being shrunk with age and weather, you won't
see such fine-grown men anywhere else in this
It was too true. Lancelot recollected now
having remarked it before when at church; and
having wondered why almost all the youths were
The Village Revel 223
so much smaller, clumsier, lower-brained, and
weaker-jawed than their elders.
" Why is it, Tregarva ? "
"Worse food, worse lodging, worse nursing
and, I 'm sore afraid, worse blood. There was too
much filthiness and drunkenness went on in the
old war-times, not to leave a taint behind it, for
many a generation. The prosperity of fools shall
destroy them ! "
"Oh!" thought Lancelot, "for some young
sturdy Lancashire or Lothian blood, to put new
life into the old frozen South Saxon veins ! Even
a drop of the warm enthusiastic Celtic would be
better than none. Perhaps this Irish immigration
may do some good, after all."
Perhaps it may, Lancelot. Let us hope so,
since it is pretty nearly inevitable.
Sadder and sadder, Lancelot tried to listen to
the conversation of the men round him. To his
astonishment he hardly understood a word of it.
It was half articulate, nasal, guttural, made up
almost entirely of vowels, like the speech of
savages. He had never before been struck with
the significant contrast between the sharp, clearly
defined articulation, the vivid and varied tones of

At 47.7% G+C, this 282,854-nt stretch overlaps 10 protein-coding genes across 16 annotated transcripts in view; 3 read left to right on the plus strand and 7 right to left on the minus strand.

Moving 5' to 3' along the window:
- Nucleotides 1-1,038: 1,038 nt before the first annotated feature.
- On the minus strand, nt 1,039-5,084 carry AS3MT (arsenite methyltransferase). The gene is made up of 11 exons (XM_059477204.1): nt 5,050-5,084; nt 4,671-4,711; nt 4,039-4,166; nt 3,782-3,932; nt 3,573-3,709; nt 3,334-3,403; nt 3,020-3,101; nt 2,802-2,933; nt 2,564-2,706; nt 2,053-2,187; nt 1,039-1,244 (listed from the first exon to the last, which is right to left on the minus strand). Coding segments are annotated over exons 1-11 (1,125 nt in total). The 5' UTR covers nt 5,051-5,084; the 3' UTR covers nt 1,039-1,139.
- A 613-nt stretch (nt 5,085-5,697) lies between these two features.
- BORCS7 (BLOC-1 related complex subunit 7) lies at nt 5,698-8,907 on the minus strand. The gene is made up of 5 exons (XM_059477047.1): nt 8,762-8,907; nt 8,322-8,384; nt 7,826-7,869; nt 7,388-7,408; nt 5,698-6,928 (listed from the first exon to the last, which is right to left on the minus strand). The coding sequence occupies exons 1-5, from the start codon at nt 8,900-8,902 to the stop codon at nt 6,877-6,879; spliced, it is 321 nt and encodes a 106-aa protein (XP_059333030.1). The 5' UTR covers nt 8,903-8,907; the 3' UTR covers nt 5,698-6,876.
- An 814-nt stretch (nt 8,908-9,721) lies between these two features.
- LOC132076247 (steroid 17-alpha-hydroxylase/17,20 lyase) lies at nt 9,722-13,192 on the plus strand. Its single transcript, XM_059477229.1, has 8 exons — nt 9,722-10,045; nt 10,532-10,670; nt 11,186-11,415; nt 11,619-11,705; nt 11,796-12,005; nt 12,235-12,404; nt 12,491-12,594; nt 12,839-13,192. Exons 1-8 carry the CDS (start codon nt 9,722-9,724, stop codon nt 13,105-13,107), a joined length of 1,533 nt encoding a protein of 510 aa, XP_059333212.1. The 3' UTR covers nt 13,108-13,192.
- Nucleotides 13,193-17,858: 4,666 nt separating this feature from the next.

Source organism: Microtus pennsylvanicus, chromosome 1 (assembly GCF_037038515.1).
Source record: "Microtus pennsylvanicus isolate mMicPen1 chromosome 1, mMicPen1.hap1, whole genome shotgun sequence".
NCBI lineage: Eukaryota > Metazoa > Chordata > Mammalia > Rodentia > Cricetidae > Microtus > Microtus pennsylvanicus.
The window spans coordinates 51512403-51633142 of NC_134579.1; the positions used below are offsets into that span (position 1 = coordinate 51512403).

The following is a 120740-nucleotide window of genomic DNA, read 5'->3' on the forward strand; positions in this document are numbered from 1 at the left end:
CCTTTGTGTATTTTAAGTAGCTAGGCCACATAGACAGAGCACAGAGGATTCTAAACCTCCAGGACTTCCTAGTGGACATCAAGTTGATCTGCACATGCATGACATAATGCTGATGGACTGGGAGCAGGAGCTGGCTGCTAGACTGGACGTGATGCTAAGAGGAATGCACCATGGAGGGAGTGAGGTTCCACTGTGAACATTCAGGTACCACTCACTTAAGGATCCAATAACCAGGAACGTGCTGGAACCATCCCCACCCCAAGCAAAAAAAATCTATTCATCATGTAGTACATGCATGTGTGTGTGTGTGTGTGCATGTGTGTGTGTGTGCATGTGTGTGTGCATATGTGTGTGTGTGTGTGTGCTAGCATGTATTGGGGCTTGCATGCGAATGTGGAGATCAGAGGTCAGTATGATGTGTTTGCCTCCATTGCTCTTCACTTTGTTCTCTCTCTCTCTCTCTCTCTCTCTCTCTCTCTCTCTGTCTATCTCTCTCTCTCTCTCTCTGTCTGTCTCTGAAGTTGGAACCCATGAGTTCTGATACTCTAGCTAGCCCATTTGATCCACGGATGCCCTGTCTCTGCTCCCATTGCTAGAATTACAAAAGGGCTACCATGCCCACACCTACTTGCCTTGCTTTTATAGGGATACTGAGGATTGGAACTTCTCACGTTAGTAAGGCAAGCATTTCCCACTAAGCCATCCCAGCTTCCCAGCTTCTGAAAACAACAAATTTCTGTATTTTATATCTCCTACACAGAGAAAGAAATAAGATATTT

the gentleman, or even of the London street-boy
when compared with the coarse, half-formed
growls, as of a company of seals, which he heard
round him. That single fact struck him, per-
haps, more deeply than any; it connected itself
with many of his physiological fancies ; it was
the parent of many thoughts and plans of his
after-life. Here and there he could distinguish
a half sentence. An old shrunken man opposite
him was drawing figures in the spilt beer with
his pipe-stem, and discoursing of the glorious
times before the great war, "when there was
more food than there were mouths, and more
work than there were hands." "Poor human
nature ! " thought Lancelot, as he tried to follow
one of those unintelligible discussions about the
relative prices of the loaf and the bushel of flour,
which ended, as usual, in more swearing, and more
quarrelling, and more beer to make it up " Poor
human nature ! always looking back, as the German
sage says, to some fancied golden age, never look-
ing forward to the real one which is coining ! "
"But I say, vather," drawled out some one,